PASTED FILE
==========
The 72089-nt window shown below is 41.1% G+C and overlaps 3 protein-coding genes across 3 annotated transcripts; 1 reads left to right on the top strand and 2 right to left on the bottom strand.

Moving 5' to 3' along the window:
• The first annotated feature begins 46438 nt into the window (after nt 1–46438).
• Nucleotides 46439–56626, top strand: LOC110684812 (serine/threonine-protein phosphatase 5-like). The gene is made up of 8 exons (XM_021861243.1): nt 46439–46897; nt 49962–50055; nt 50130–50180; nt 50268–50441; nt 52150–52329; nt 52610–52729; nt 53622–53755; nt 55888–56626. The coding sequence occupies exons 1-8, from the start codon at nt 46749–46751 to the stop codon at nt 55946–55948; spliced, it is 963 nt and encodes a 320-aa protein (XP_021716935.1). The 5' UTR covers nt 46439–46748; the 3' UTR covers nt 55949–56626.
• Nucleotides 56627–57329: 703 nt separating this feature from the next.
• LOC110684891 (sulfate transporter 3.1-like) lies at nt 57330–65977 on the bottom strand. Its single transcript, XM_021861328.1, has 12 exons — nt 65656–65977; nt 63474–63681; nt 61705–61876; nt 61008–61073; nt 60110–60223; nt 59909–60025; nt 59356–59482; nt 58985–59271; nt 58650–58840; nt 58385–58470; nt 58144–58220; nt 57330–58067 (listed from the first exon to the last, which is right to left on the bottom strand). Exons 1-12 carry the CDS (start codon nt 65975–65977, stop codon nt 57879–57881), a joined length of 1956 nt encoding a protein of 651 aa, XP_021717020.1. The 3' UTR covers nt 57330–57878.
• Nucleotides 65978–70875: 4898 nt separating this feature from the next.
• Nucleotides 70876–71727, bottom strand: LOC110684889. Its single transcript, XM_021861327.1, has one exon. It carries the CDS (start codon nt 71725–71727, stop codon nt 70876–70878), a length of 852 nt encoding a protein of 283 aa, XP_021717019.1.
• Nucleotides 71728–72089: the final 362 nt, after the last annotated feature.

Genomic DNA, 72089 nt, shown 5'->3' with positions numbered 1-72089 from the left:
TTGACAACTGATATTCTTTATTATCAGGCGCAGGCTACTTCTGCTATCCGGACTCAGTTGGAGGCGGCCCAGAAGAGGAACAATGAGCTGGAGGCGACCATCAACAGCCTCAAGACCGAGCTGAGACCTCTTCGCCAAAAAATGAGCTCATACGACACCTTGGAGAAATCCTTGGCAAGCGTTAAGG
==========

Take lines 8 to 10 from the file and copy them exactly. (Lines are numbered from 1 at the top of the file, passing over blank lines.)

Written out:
• Nucleotides 70876–71727, bottom strand: LOC110684889. Its single transcript, XM_021861327.1, has one exon. It carries the CDS (start codon nt 71725–71727, stop codon nt 70876–70878), a length of 852 nt encoding a protein of 283 aa, XP_021717019.1.
• Nucleotides 71728–72089: the final 362 nt, after the last annotated feature.

Genomic DNA, 72089 nt, shown 5'->3' with positions numbered 1-72089 from the left: